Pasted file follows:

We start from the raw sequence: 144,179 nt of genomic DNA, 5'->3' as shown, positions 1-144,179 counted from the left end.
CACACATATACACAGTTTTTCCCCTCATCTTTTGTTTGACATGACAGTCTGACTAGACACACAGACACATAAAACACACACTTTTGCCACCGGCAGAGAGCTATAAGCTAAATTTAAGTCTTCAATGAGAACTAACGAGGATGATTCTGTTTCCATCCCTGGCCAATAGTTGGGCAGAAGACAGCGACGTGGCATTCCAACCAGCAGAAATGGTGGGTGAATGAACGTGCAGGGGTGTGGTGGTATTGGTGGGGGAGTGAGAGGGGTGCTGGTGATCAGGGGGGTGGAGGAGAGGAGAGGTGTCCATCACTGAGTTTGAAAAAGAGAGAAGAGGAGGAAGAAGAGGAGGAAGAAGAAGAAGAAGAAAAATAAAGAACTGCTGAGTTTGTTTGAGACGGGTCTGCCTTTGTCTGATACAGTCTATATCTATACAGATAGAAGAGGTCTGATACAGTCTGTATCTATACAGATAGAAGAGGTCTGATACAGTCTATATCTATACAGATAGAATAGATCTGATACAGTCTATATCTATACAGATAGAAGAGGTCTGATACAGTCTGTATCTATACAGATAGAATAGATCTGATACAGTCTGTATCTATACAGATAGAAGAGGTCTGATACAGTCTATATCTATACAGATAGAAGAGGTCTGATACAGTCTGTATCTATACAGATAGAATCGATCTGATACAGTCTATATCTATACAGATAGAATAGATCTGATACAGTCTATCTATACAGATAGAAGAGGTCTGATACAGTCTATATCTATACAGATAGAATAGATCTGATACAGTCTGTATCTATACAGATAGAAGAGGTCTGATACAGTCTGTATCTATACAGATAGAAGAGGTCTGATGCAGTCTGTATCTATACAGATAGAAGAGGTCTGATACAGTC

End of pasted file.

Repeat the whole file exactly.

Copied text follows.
We start from the raw sequence: 144,179 nt of genomic DNA, 5'->3' as shown, positions 1-144,179 counted from the left end.
CACACATATACACAGTTTTTCCCCTCATCTTTTGTTTGACATGACAGTCTGACTAGACACACAGACACATAAAACACACACTTTTGCCACCGGCAGAGAGCTATAAGCTAAATTTAAGTCTTCAATGAGAACTAACGAGGATGATTCTGTTTCCATCCCTGGCCAATAGTTGGGCAGAAGACAGCGACGTGGCATTCCAACCAGCAGAAATGGTGGGTGAATGAACGTGCAGGGGTGTGGTGGTATTGGTGGGGGAGTGAGAGGGGTGCTGGTGATCAGGGGGGTGGAGGAGAGGAGAGGTGTCCATCACTGAGTTTGAAAAAGAGAGAAGAGGAGGAAGAAGAGGAGGAAGAAGAAGAAGAAGAAAAATAAAGAACTGCTGAGTTTGTTTGAGACGGGTCTGCCTTTGTCTGATACAGTCTATATCTATACAGATAGAAGAGGTCTGATACAGTCTGTATCTATACAGATAGAAGAGGTCTGATACAGTCTATATCTATACAGATAGAATAGATCTGATACAGTCTATATCTATACAGATAGAAGAGGTCTGATACAGTCTGTATCTATACAGATAGAATAGATCTGATACAGTCTGTATCTATACAGATAGAAGAGGTCTGATACAGTCTATATCTATACAGATAGAAGAGGTCTGATACAGTCTGTATCTATACAGATAGAATCGATCTGATACAGTCTATATCTATACAGATAGAATAGATCTGATACAGTCTATCTATACAGATAGAAGAGGTCTGATACAGTCTATATCTATACAGATAGAATAGATCTGATACAGTCTGTATCTATACAGATAGAAGAGGTCTGATACAGTCTGTATCTATACAGATAGAAGAGGTCTGATGCAGTCTGTATCTATACAGATAGAAGAGGTCTGATACAGTC